[Editor's Note: Tampa Bay Buccaneers Director of Sports Medicine and Performance Todd Toriscelli is part of a rotating panel of Buccaneer experts who will be providing advice all season to those who have taken the UnitedHealthcare Get Fit! Pledge. In the third of our weekly installments, Toriscelli introduces the S.A.I.D. Principle to our new workout warriors in order to help them avoid injury and stick with their program long-term.]
I believe my colleagues Kevin Luhrs and Jay Butler have provided you with some very good advice the last two weeks about starting a successful workout regimen, and I'm going to echo one basic point that both Kevin and Jay made: Have a plan. This is just as important in avoiding injuries and the disruption it will cause to your program as it is to eating right and choosing the best forms of exercise.
The key factor in being able to begin and sustain an exercise program, in terms of avoiding any type of delay due to injury, is what we call the S.A.I.D. Principle. That stands for "Specific Adaptations to Imposed Demands."
Now, I know that sounds complicated, but if you think about it, it makes a lot of sense. The one thing the human body is extremely good at is adaptation. Whatever you do to your body, it will make specific adaptations to the demands you place on it. For instance, if you start a running program, your muscles will adapt to gain endurance, your bone density will become greater to put up with the work your putting on it, your cardiovascular system will become more efficient and adapt to burn more oxygen as fuel.
The average person who is sedentary doesn't experience those types of physiological changes, but when you start working out, whatever you do, your body is going to start making adaptations to that activity.
Knowing that, the key to staying healthy is allowing your body to adapt to the changes it is trying to make, because those changes will only happen at a certain pace. What happens to a lot of people who start an exercise program is that they get through the initial soreness and aches and pains that come with exercising for the first time in a while and they start to reap the benefits of their work. That's a good thing, of course, but some people will then get a little too excited about their progress and increase the volume of their work too quickly, whether it's adding mileage to their runs or weight to their lifting program. They increase their volume at a weight faster than the body can adapt to it, and that can lead to problems.
For example, consider what I said earlier about a runner's body adapting by increasing bone density. If you increase your mileage faster than your body can adapt, you can end up with a bone stress reaction, which could lead to a stress fracture. Another one of the most common things both runners and lifters can face is tendinitis, an inflammation of a tendon is simply an overuse injury, as the tendon is unable to adapt at the same pace as the increase of the workload.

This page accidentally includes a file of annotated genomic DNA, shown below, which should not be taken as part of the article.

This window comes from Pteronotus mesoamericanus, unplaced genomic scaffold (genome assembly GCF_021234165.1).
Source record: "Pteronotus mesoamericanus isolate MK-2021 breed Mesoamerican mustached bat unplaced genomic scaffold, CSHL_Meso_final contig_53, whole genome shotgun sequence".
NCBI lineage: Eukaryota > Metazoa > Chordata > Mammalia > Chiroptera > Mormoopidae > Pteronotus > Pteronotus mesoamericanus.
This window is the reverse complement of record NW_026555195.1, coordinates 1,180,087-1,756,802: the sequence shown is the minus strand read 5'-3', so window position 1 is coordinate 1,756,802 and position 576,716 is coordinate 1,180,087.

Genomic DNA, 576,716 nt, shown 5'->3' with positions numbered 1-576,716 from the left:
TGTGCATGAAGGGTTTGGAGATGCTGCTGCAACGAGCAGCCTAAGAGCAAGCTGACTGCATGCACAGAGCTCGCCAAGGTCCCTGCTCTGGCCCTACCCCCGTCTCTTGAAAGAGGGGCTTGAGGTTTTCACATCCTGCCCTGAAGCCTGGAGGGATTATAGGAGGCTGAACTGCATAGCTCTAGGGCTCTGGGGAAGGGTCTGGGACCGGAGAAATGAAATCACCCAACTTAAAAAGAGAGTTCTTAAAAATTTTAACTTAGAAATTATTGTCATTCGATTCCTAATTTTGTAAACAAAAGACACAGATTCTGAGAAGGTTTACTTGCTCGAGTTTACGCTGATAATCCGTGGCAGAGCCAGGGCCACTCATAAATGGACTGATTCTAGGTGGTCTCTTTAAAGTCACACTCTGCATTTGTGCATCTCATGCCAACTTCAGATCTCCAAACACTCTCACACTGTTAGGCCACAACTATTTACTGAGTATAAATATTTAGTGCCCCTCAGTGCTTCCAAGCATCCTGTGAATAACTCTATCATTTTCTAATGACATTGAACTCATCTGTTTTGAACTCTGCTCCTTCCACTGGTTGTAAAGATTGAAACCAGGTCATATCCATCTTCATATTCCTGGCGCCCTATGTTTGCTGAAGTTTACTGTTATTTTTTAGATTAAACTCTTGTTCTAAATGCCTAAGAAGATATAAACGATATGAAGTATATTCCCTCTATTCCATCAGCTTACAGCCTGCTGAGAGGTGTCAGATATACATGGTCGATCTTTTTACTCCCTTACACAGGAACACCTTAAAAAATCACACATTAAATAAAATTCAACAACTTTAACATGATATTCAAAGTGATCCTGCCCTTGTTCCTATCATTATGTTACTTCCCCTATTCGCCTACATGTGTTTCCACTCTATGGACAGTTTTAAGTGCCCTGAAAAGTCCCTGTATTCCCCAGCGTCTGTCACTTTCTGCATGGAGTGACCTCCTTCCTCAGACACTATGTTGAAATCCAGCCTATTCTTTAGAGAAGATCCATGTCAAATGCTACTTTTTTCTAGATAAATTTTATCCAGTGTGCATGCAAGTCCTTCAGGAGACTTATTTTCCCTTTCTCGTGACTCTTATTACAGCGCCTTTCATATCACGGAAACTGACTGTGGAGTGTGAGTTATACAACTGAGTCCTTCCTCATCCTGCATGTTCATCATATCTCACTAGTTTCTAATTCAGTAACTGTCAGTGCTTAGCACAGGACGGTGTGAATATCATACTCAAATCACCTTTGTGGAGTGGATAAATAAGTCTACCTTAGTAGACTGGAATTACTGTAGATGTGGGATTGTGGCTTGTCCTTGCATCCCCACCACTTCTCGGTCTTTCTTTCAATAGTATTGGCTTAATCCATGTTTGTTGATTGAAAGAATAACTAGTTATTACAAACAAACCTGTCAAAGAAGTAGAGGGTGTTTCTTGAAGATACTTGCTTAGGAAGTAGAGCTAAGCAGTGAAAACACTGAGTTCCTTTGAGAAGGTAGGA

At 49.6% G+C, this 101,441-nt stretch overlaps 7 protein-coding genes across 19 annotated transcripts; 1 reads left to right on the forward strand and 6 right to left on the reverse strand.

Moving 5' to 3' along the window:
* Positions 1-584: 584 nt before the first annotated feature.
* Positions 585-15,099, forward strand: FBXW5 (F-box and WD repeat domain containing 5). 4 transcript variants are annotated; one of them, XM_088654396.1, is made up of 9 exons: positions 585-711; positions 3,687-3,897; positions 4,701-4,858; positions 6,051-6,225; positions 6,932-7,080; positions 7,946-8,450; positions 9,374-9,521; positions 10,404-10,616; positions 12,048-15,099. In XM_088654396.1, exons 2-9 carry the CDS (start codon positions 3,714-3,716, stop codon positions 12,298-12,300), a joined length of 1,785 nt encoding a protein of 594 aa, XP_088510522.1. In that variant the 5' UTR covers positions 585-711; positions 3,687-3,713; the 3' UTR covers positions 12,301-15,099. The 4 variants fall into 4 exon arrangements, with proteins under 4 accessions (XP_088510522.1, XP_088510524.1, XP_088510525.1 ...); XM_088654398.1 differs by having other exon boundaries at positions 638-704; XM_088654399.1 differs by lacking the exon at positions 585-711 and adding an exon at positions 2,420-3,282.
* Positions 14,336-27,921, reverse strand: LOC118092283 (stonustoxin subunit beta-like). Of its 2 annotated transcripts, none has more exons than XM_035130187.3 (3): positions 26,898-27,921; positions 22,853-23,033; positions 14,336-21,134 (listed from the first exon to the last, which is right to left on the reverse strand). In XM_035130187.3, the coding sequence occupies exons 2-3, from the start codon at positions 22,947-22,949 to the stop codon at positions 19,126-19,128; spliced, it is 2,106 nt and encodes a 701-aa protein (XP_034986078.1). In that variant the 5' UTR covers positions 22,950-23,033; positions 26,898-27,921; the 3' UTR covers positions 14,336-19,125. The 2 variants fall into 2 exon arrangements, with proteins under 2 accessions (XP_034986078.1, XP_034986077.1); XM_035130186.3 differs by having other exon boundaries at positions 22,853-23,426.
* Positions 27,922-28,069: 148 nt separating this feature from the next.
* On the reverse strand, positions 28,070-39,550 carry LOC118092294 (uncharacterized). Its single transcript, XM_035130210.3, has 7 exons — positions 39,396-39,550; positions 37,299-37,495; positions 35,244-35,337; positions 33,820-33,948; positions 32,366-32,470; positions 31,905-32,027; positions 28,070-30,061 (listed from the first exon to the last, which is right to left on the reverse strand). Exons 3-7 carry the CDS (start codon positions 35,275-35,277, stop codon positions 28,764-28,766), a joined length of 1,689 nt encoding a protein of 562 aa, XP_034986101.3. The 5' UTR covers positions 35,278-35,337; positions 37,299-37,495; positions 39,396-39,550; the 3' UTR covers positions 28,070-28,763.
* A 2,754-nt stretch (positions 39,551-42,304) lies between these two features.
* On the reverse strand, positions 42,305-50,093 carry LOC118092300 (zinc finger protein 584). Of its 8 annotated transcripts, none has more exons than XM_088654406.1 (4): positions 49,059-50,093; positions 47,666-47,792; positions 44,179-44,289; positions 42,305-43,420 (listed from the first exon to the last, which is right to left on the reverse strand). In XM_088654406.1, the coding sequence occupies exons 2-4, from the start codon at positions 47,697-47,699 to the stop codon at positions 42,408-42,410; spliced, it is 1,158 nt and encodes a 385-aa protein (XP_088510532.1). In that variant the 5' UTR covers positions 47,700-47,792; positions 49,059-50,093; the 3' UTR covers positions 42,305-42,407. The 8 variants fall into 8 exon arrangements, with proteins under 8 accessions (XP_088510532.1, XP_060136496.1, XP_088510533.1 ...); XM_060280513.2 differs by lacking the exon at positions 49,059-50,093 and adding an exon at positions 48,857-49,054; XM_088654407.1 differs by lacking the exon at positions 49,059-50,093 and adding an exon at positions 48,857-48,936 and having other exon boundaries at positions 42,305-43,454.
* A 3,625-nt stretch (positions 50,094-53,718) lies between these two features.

This is a very key point to keep in mind as you advance through your workout regimen, and here is a good rule of thumb to follow, especially in a running program: From week to week, you never increase more than 10%. I don't know if that exact number is scientifically proven, but I know that 10% rule has worked for a lot of novice distance runners, and even competitive, elite athletes. That goes for lifting, running and any other exercises: You can't increase your volume faster than your body can adapt. If you do, your body will simply break down. If you get a bad case of tendinitis or a muscle strain or stress fracture, what happens then? Your exercise program stops for weeks. If you want to maintain any kind of consistency, it's very important that you have a plan and you increase your volume of work in increments that make sense.
I also want to address one very common question that people have when beginning an exercise program. That is, "If I get a cold, is it okay to continue exercising." The answer is that it's okay to exercise if you have a common cold, to a certain extent. Studies have actually shown that exercise increases your immune system, but too much exercise will have the opposite effect. Now, if you have a fever, then you need to stop. A fever means your body is trying to fight off an infection, and you need to wait until the fever has gone away, indicating that the fight is over.
Finally, I know people have questions about stretching before exercise in order to avoid injury. We see professional athletes warming up before games, so we assume it is essential to safe athletic activity. The thing to be aware of is that the thoughts on stretching have really changed in recent years. The key point is that there is a difference between static stretching – for example, bending over and touching your toes – and a dynamic warm-up. I actually don't advocate static stretching before a run at all. Rather, it is best to jog and go through some movement warm-ups before you run, and then do the static stretching after your run in order to work on flexibility. There is really no need, especially with jogging, to do a static stretch. And with weightlifting, the best approach is to warm up with a light weight to go through the motions of the exercises you will be doing in a dynamic manner.
So, again, as Kevin and Jay told you the last two weeks, have a plan and stick to it. You will make progress, and if you do it in a planned and steady manner, you'll have a better chance of avoiding injury and maintaining your program. Good luck!